A user-friendly but solid extra layer of security to protect our business-critical tools: that's the challenge we took upon ourselves. Here's how we did it.
Due to security regulations, we've added an extra layer of authentication to our business-critical tools using two-factor authentication (2FA). This is the most widespread and user-friendly solution, combining something that you know (your password) with something that you own (eg. your smartphone) to be able to log in.
This extra layer was implemented as an Apache2 module straight at the web-server level, and functions as a proxy. The module checks if you are authenticated on the top-level domain and if not, will redirect you to a separate page for authentication.
The goal we want to reach by adding this extra layer of authentication is to protect our business-critical tools from exposure to hackers and people with bad intentions.
It is very easy to search for JIRA instances, ERP systems, VCS hosting and whatnot on search engines like Shodan which makes those tools vulnerable for exploits.
But while maximizing our security, we also wanted to keep it user-friendly. We don't want to come between people and their tools, so no VPN clients and complicated setups. We wanted to make the process as seamless as possible. We use our existing JIRA accounts and communicate with our JIRA instance using its REST API, no new accounts needed.
If you look at the amount of passwords that are leaked by third parties on the internet (LinkedIn, MySpace, Netflix, Last.FM, Minecraft, Runescape ...) and take into account that most people do reuse the same password on multiple sites, we consider relying on only a password for authentication as insufficient, and require the use of two-factor authentication (2FA) where possible.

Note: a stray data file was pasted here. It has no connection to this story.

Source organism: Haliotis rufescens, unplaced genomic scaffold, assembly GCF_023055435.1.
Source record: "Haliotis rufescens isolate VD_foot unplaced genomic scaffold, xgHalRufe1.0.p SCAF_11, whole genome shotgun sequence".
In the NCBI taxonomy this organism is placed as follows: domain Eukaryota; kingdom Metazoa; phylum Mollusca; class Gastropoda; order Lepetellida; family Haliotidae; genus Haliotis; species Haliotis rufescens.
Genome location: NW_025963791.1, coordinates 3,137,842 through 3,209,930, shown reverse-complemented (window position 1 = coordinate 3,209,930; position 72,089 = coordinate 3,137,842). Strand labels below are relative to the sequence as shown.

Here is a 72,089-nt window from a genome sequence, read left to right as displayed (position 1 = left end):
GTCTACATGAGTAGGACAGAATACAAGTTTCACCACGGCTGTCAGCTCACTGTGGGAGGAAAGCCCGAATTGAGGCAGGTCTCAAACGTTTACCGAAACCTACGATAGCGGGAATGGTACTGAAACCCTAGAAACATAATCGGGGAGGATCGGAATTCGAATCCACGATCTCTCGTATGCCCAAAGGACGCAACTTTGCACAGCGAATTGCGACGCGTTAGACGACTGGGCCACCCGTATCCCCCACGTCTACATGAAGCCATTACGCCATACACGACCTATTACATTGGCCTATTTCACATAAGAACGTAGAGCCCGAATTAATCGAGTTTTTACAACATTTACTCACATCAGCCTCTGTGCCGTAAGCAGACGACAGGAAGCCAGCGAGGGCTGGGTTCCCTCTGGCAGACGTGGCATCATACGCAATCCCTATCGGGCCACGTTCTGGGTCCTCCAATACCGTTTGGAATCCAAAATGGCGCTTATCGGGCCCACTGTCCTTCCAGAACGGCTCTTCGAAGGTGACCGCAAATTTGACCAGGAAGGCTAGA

Benefits we get from this approach is that we can now enable a strict password policy and force two-factor authentication on all tools at once. We now have the possibility to implement single-sign-on (SSO) and can deliver this fast. The implementation times are very low for each tool we tackle, because it's a one line config in the webserver.
For the users, the setup is also just one step. The login screen will first ask for your JIRA credentials:
After successful login, the authentication-platform forces you to set up two-factor authentication (2FA). For reliability reasons (email delivery) we encourage the use of Google Authenticator.
For people who cannot use Google Authenticator, we allow the use of email. The password reset flow also uses you email. So, for obvious reasons, make sure the email account you use for JIRA is protected with 2FA by itself.
The configuration screen for 2FA looks like this:
This setup needs to be performed only once. After that, authenticated sessions will expire every week. Next time you login, only a code will be requested:
After the authentication is complete, you will be redirected to the tool that was protected and you will not be bothered with authentication for the rest of the week.
If you authenticate for one tool, this authenticated session will be valid for all other protected tools. It is an extra layer and does not replace the login procedure on the tool it protects.
If you lose access to your account, you should always be able to restore your access by using the reset procedure. In case of problems, don't hesitate to contact email@example.com for assistance.